Generators can be a total lifesaver for homeowners, businesses, and RV owners alike.
They provide power during natural disasters when homes experience power outages and can also be the power source for all appliances onboard an RV when you’re on the road.
However, have you ever wondered how much gas your generator uses, how much it needs to power all the appliances you want, and does a generator use more gas when there are more things plugged in?
There isn’t just one answer to these questions as it’ll depend on several factors, so keep on reading to find out everything you need to know.
How Much Gas Does A Generator Use?
How much your generator consumes will depend on several factors, for example, the type of generator you have and also the gas you’ll be using for your generator, and what appliances you’re running from it.
What Kinds Of Generators Are There?
- Inverter Generator: An inverter generator is the smallest option and is commonly used for powering small devices like smartphones and tablets whilst on the road and can be charged up via electricity instead of fuel or gas sometimes.
- Standby Generator: This type of generator is commonly used in emergencies like a hospital as they’ll automatically switch on when there’s a power outage. They are very powerful but also very expensive. As generators are large and used for large loads then they will consume a lot of gas.
- Portable Generator: Portable generators as the name says are easy to transport around due to their size and weight and have the ability to power electronics to larger appliances depending on the wattage output. They don’t have the longest running time and are often used as a cheaper alternative to standby generators in the event of a natural disaster. A larger tank capacity on a portable generator will allow you to power things for longer without having to refuel constantly.
What Kind Of Gas Can A Generator Use?
Many common generators will run off four fuels:
Gas generators are popular with most homeowners due to their affordability compared to other types of generators, however, they must be refueled more frequently and during a natural disaster, you might not have good access to a gas resource and gas can be quite expensive.
A 5-gallon gasoline generator will use around 0.75 gallons per hour and running a gasoline generator for 24 hours will require 18 gallons of gasoline.
Propane is a more eco-friendly alternative to gasoline, it burns safely and has a long shelf life, and is readily available meaning people in remote areas can still get hold of it.
However, propane burns quickly so will need to be refueled more frequently.
Most propane model generators will burn up to 3 gallons per hour with a 500-gallon generator being able to last a week depending on the load.
Natural gas generators are the most convenient to use as they’re easy to store but they can delay the starting times on generators.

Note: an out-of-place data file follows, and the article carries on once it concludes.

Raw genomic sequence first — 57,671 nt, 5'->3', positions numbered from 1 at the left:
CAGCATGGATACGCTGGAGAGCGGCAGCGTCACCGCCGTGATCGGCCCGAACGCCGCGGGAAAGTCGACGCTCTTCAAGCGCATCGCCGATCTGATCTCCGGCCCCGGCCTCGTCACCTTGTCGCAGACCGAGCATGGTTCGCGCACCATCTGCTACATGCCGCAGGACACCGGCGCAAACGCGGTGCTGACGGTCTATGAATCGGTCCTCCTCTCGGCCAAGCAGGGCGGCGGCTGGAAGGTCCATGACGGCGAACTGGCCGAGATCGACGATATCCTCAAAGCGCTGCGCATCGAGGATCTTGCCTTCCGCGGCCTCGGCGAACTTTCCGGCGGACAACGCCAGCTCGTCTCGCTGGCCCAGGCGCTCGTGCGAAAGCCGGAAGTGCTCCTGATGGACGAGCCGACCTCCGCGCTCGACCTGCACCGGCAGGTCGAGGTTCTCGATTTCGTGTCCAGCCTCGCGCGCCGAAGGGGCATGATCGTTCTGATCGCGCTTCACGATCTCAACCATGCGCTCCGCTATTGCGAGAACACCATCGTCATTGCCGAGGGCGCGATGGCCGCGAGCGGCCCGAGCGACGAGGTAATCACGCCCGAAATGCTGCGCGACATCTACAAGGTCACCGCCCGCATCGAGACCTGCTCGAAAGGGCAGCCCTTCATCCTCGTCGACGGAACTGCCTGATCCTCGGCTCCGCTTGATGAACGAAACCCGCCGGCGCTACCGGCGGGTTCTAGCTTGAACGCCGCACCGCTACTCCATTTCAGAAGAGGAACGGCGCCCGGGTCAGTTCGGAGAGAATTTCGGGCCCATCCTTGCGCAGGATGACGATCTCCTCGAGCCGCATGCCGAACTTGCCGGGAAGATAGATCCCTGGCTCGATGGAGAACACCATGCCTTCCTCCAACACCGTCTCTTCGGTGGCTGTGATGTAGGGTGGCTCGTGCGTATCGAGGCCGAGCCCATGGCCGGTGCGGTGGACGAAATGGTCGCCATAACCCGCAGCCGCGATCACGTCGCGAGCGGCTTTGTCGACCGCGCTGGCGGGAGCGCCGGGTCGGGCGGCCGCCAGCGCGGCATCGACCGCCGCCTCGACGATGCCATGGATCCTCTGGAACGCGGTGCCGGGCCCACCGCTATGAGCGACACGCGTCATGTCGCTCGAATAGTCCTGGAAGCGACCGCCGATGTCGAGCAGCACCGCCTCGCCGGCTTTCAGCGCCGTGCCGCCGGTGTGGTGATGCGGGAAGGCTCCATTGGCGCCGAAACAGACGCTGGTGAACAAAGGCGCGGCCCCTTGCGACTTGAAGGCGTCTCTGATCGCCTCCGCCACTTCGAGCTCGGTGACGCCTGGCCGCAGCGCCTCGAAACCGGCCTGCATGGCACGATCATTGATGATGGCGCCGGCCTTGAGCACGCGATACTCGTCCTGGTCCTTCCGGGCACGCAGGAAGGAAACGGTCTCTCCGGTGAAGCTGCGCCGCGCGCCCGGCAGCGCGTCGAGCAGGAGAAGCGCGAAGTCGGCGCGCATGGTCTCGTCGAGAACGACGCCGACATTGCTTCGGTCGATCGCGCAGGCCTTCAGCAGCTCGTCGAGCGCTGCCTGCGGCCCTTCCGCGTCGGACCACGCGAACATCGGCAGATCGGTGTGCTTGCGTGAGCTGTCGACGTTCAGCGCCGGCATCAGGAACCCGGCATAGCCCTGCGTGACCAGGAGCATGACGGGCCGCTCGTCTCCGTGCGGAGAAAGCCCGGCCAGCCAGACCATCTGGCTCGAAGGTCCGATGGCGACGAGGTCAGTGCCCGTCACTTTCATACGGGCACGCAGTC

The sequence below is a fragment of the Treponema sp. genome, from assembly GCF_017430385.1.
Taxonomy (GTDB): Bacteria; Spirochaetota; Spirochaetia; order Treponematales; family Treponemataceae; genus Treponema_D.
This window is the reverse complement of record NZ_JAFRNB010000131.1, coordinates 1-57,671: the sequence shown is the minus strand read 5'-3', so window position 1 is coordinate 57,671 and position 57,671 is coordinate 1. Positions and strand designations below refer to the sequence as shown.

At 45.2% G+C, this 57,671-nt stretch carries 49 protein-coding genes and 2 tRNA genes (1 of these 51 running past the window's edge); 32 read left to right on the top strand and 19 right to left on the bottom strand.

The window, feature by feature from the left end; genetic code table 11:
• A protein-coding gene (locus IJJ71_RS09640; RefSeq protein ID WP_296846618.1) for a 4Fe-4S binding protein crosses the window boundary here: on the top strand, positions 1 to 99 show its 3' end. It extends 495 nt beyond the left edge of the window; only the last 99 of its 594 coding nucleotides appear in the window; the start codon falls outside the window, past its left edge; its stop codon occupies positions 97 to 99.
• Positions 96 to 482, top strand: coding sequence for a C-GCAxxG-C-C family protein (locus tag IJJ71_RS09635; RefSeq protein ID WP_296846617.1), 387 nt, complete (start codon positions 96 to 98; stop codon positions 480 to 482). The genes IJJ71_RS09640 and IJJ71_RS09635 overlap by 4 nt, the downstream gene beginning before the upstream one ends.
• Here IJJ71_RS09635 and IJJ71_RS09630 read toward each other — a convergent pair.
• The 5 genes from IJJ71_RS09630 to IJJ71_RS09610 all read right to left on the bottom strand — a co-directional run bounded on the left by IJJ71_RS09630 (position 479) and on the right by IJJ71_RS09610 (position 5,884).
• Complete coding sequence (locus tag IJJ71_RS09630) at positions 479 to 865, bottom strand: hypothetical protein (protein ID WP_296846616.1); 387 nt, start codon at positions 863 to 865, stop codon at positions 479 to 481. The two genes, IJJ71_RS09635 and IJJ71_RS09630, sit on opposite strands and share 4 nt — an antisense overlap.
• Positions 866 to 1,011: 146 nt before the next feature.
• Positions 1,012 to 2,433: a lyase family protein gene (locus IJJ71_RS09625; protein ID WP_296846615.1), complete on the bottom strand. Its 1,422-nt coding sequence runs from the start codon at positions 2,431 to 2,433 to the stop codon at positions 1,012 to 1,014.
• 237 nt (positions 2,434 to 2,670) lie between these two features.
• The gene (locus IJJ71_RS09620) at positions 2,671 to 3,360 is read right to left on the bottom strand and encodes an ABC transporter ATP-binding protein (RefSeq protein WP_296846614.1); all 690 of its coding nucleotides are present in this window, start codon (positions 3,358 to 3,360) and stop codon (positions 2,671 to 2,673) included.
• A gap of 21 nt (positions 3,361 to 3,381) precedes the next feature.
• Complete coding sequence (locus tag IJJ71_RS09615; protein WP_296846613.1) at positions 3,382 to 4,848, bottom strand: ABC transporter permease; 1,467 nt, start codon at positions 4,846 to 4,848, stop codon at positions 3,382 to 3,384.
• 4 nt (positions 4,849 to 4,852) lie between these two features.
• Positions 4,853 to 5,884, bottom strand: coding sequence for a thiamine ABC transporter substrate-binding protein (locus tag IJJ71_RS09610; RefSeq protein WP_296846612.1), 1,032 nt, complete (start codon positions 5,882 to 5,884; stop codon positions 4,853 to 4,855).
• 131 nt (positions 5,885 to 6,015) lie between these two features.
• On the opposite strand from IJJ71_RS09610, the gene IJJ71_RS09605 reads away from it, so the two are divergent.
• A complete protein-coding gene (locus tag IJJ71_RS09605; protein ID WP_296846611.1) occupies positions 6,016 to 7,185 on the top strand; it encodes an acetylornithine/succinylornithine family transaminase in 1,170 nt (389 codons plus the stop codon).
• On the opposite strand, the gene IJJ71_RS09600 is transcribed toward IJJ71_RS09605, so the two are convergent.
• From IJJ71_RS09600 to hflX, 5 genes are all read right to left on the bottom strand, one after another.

They are more fuel-efficient than other generators.
A 1000kW natural gas generator running at full load will use over 9800 cubic feet of gas per hour whereas a 5000kW generator will use over 22000 cubic feet of gas per hour.
Diesel generators are more difficult to come across but they are slightly more fuel-efficient than gasoline generators as they burn more slowly and diesel is also less expensive to buy.
A 1000kW generator powering at maximum capacity will use 71.1 gallons per hour and a 5000kW generator powering at maximum capacity will use 159.6 gallons per hour.
What Appliances Are You Looking To Power?
The number of appliances you’ll have running off your generator will vary in how much fuel you’re going to use.
Some generators may not be powerful enough to run your appliances, so you’ll need to choose a sized generator that will be big and powerful enough for its use.
Look at some of the examples below of how much watts some appliances in your home use.
- Microwave: 1800 watts
- Refrigerator: 780 watts
- Freezer: 65 watts
- Television: 80 watts
- AC Central: 3500 watts
- Living Room Lights: 60 watts
- Washer: 850 watts
- Dryer: 3400 watts
- Electric Cooker: 1800 watts
Most homeowners will go for a 5kW generator to power up their appliances in their homes when the power goes out.
Does A Generator Use More Gas With More Things Plugged In?
Of course, the higher the demand of your generator the more the output will be required and the more gas your generator will burn through, probably in a quicker time as well.
If you think about running your appliances from your home’s electricity, the more appliances you run at max power in your home, the higher the quantity of electricity you use and the higher your energy bills.
The same applies to your generator but instead, the more fuel you’ll use.
If your appliance load is greater than the ½ peak wattage of your generator, then you’ll consume gas more quickly, therefore, you may use up the gas in half the time that it would last at the peak rated load.
To try and keep the load down so you burn through your gas less quickly, try switching your appliances to more energy-efficient ones.
Make sure you turn appliances off at the switch when they’re not in use so they don’t use up any power on standby.
Conclusion: How Much Gas Does A Generator Use?
We hope this helps you figure out how much gas a generator will use based on the several factors we discussed.
To find out how much gas your generator will use you’ll want to look up the specs on your generator and the expected loan to see if the gas will burn below or above the average rate.